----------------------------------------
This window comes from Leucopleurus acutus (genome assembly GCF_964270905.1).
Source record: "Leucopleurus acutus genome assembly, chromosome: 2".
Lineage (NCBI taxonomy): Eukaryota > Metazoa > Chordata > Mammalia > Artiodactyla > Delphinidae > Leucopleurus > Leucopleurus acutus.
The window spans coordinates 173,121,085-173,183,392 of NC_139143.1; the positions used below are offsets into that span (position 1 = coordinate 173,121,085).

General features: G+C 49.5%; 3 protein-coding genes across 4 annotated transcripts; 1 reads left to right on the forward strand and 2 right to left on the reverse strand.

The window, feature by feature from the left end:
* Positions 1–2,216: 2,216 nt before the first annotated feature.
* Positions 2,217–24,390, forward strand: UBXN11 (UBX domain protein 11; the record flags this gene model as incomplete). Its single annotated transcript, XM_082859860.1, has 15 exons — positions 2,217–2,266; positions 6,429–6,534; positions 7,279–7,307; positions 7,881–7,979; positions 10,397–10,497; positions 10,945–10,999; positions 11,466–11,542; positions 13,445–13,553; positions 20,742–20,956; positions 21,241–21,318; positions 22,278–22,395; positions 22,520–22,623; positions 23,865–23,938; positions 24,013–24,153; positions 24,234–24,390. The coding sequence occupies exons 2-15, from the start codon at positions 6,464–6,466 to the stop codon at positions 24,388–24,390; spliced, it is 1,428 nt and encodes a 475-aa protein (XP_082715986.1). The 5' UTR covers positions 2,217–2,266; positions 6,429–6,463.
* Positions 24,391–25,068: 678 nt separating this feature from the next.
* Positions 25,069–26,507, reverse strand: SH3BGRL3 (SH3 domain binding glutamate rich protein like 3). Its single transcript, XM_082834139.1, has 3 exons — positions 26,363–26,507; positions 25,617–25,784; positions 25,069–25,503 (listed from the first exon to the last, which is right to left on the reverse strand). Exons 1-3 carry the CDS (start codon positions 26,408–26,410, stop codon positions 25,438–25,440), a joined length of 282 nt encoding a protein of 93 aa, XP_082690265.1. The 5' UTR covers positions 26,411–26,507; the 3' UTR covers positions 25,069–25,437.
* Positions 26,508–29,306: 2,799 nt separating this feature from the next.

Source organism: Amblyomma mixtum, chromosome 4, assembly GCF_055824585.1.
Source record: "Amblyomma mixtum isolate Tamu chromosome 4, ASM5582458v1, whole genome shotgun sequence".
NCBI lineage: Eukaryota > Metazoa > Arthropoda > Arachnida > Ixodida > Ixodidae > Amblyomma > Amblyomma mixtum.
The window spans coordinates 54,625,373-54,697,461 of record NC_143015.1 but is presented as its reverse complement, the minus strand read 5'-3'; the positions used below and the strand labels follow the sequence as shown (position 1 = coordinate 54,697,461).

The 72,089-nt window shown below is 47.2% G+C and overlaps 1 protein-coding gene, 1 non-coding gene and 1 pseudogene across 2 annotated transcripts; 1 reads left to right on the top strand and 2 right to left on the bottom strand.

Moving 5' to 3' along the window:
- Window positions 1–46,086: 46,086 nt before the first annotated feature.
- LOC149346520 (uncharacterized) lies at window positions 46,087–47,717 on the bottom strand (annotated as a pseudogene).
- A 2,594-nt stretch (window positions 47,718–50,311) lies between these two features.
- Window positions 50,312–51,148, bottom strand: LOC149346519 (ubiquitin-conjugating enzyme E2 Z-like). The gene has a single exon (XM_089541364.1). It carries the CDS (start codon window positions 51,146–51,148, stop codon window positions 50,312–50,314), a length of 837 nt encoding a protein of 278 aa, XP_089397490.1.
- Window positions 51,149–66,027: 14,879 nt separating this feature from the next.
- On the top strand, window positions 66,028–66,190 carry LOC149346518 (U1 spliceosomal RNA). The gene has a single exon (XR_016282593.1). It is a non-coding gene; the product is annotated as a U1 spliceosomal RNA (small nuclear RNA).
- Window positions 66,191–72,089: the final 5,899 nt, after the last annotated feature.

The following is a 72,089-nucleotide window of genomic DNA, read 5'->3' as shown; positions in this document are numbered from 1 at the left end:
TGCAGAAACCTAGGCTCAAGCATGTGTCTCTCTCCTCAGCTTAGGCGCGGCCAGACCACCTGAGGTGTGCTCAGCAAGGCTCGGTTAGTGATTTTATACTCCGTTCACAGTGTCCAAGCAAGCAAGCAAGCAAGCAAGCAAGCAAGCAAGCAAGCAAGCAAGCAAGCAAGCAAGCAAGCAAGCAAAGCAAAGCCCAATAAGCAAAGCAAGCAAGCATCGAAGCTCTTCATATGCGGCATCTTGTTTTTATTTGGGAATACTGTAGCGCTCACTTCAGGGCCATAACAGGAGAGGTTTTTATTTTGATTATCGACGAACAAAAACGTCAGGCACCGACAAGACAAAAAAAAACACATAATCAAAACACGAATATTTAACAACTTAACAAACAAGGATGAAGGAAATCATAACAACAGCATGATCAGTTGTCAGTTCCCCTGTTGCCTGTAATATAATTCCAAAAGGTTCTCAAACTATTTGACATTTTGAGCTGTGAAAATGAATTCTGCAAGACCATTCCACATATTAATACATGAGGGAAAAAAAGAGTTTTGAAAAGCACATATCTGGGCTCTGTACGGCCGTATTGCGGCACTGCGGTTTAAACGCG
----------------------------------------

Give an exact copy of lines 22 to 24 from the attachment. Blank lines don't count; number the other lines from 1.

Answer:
- Window positions 51,149–66,027: 14,879 nt separating this feature from the next.
- On the top strand, window positions 66,028–66,190 carry LOC149346518 (U1 spliceosomal RNA). The gene has a single exon (XR_016282593.1). It is a non-coding gene; the product is annotated as a U1 spliceosomal RNA (small nuclear RNA).
- Window positions 66,191–72,089: the final 5,899 nt, after the last annotated feature.